Monday, March 29, 2010

thinkAnalytics Helps Marketers Optimize Customer Treatments

Summary: thinkAnalytics provides a robust decision engine to help make optimal recommendations across channels. Too bad more people don't use it.

As I mentioned in my post on PegaSystems’ acquisition of Chordiant, I’ve been planning for months to write about the thinkAnalytics recommendation system. The delay had nothing to do with any reservations about the product, which I find extremely impressive. It was more because I've been giving the topic low priority because the market for such systems seems to be moving slowly despite the clear benefits they provide.

The history of thinkAnalytics itself illustrates my point nicely. The company was founded in 1996 to offer K.wiz data mining software and had reached pretty much its current form by the early 2000’s. Indeed, the briefing slides the company showed me in mid-2009 were nearly identical its slides from 2007. The company also reported about twenty installations in both sessions. This isn’t to say that product itself has not evolved: it’s now up to version 8.0 and release notes on the company Web site show a steady stream of enhancements. But the fundamental approach has not changed.

This approach uses an “Intelligent Enterprise Server” to connect company touchpoints and data sources to thinkAnalytics’ data mining, recommendations and business rules engines. That is, thinkAnalytics sits outside of the individual touchpoint systems, allowing it to deliver consistent recommendations across all channels. These recommendations in turn are based information from on all data sources, not only those captured within a particular touchpoint system.

The advantages of consistent treatment and access to all company are self-evident. Of course, they do require identifying individuals across channels, so that, say, behavior during Web visits is linked to behavior at a call center. thinkAnalytics doesn’t directly solve this problem, but can make use of whatever linkages the company has built elsewhere. Its most common applications, churn reduction for telecommuncations companies and content recommendations for video-on-demand services, are in situations where customers explicitly identify themselves, so this is not an issue.

The technical hub of thinkAnalytics is the enterprise server, which needs to handle traffic among touchpoints, data sources, and the analytical components. The main issues with such servers are flexibility and scalability. thinkAnalytics addresses these by deploying a component-based architecture that lets it connect with virtually any external systems and can easily be distributed across platforms and servers to scale as necessary. The company says existing installations have scaled to thousands of decisions per second. Its client list is weighted towards very large firms – Vodafone, Virgin Media, Sky, orange, Lloyds TSB, and Alcatel-Lucent among them – who require this sort of volume.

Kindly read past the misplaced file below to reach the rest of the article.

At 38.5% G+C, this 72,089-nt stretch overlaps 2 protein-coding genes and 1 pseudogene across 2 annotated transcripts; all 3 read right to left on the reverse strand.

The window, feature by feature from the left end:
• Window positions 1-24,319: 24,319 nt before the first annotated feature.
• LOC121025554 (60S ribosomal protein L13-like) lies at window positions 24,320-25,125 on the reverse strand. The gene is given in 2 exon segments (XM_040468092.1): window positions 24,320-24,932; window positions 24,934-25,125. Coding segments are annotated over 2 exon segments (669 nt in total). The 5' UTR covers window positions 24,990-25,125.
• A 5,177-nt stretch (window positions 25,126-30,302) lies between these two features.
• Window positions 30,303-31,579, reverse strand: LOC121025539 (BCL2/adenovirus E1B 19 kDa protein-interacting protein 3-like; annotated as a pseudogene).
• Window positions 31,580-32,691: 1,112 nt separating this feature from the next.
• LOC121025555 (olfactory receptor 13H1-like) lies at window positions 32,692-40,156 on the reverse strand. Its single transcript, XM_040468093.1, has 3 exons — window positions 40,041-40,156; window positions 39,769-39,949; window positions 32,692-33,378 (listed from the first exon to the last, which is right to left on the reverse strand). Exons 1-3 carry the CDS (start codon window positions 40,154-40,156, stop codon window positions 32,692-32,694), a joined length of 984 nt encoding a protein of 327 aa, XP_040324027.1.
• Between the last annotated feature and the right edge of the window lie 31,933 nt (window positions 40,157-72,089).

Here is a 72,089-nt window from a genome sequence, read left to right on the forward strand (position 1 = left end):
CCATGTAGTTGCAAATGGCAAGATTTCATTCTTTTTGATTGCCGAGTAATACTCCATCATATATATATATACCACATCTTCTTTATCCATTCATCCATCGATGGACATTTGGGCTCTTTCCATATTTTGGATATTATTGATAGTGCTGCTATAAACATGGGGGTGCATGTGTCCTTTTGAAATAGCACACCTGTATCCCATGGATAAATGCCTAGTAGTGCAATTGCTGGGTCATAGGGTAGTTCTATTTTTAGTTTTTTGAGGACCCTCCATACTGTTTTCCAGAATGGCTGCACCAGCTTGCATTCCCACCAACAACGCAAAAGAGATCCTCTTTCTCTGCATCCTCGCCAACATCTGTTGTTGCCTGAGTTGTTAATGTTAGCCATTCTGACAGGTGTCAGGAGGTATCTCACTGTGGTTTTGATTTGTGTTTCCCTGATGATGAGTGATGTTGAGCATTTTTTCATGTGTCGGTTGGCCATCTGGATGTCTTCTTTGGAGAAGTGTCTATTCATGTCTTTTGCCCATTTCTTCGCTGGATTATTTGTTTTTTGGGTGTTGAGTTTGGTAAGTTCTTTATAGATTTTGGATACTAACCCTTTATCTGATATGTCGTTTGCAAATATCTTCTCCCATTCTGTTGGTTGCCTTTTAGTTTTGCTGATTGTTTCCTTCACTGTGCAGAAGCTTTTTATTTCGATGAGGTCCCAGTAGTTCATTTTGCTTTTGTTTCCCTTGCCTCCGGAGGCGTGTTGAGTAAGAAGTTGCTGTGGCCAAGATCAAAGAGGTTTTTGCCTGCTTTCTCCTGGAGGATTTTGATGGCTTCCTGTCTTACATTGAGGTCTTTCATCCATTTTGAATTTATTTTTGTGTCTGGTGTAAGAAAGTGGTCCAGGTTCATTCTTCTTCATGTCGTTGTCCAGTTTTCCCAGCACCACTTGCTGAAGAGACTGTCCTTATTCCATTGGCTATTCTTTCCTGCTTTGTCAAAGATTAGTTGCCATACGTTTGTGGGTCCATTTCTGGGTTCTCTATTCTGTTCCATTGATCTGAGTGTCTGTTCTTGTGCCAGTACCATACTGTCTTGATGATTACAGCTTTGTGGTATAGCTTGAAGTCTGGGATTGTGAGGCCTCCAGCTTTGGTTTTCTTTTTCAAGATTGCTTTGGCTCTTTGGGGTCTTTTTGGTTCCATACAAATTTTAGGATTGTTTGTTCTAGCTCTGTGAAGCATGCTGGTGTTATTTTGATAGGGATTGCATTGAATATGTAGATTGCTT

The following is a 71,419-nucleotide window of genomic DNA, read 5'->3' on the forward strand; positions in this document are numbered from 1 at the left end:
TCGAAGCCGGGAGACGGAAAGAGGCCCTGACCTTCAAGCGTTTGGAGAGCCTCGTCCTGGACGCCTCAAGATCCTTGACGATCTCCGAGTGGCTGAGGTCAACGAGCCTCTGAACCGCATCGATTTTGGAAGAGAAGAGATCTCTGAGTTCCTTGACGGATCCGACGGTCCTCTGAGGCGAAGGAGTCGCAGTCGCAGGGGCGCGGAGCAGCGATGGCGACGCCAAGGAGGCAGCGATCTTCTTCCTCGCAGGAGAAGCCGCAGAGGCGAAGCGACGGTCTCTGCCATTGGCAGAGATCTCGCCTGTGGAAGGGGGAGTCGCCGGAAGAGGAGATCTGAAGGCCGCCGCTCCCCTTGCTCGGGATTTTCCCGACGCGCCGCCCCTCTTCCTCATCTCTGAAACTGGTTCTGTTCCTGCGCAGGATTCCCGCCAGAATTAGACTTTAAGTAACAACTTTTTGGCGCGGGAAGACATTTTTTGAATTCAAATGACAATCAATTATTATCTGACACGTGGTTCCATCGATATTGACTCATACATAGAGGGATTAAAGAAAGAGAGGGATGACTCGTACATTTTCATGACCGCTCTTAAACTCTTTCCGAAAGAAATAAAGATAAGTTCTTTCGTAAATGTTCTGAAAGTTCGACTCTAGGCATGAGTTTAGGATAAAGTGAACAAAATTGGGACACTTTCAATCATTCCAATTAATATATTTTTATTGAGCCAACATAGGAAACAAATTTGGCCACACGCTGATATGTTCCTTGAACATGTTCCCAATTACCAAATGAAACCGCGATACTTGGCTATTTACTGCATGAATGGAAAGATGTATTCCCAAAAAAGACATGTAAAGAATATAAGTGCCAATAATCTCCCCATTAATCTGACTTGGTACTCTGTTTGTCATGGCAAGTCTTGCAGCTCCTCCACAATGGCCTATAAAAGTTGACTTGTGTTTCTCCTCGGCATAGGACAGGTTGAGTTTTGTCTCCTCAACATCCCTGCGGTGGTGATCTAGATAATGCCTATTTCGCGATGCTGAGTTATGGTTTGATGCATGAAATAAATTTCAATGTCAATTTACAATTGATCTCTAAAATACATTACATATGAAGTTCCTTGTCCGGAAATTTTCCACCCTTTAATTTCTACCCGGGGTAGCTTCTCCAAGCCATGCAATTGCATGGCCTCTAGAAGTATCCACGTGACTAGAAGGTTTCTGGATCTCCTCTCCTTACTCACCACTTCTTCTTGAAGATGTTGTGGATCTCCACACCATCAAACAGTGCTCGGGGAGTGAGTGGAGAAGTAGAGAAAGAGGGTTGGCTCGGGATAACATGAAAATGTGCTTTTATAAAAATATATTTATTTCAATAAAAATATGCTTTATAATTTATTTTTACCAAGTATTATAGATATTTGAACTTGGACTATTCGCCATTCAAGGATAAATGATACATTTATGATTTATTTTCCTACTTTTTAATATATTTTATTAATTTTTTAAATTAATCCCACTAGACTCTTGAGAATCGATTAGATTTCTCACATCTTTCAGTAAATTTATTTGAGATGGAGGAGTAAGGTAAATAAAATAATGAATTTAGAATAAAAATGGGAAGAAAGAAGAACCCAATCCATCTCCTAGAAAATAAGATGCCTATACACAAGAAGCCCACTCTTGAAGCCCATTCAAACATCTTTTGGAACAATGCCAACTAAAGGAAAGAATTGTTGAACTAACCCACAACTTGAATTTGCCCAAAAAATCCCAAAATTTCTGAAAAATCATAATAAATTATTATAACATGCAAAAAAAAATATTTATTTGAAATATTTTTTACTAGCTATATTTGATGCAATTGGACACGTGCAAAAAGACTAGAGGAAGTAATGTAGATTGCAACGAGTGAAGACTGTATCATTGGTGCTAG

But while the server may be the technical hub of the system, its heart is the analytic components: data mining, recommendations and rules engines. Data mining includes a wide variety of predictive modeling and data visualization capabilities, some fully automated, which feed into the recommendations themselves. The system can also import external predictive models from vendors such as SAS and SPSS. The system includes several specialized capabilities related to video content selection, including automated text analysis to create metadata and classify new content; capture of user preference ratings; handling of social recommendations; maintenance of personal profiles; and user-initiated search. The component-based architecture makes it relatively easy for thinkAnalytics to add specialized features in general, so the system could be adopted to other applications fairly easily.

The rules engine complements the recommendation rankings by letting managers apply constraints such as limiting the number of recommendations within any particular category. However, the system doesn’t provide sophisticated optimization tools, so it’s still up to marketers to manually discover the most effective rule sets.

Although the multi-channel capability of thinkAnalytics is highly impressive, the vendor says that most clients start using it in a single channel and add others a year or two later. This suggests that clients are primarily interested in the quality of the recommendations, and just secondarily in the cross-channel treatment coordination. thinkAnalytics reports that its telecommuncations clients have seen churn rates of 20% drop to 12%, while video-on-demand clients have increased sales between 30% and 55%.

Pricing for thinkAnalytics real-time components depends on the nature of the application. Factors can include the channels and applications, number of data mining users, and customer volume. A minimum installation for the recommendation engine starts around $250,000. The system is licensed for on-premise operation by the client.

The four components of thinkAnalytics (predictive modeling, recommendations, rules and a server to connect with the outside world) make it the very model of what is sometimes called a “decision engine”. As I noted in the Chordiant post mentioned earlier, most companies use the decisioning capabilities built into their touchpoint systems rather than buying a stand-alone product. But it’s still worth keeping the model in mind when assessing whether your touchpoint systems’ capabilities are truly adequate.

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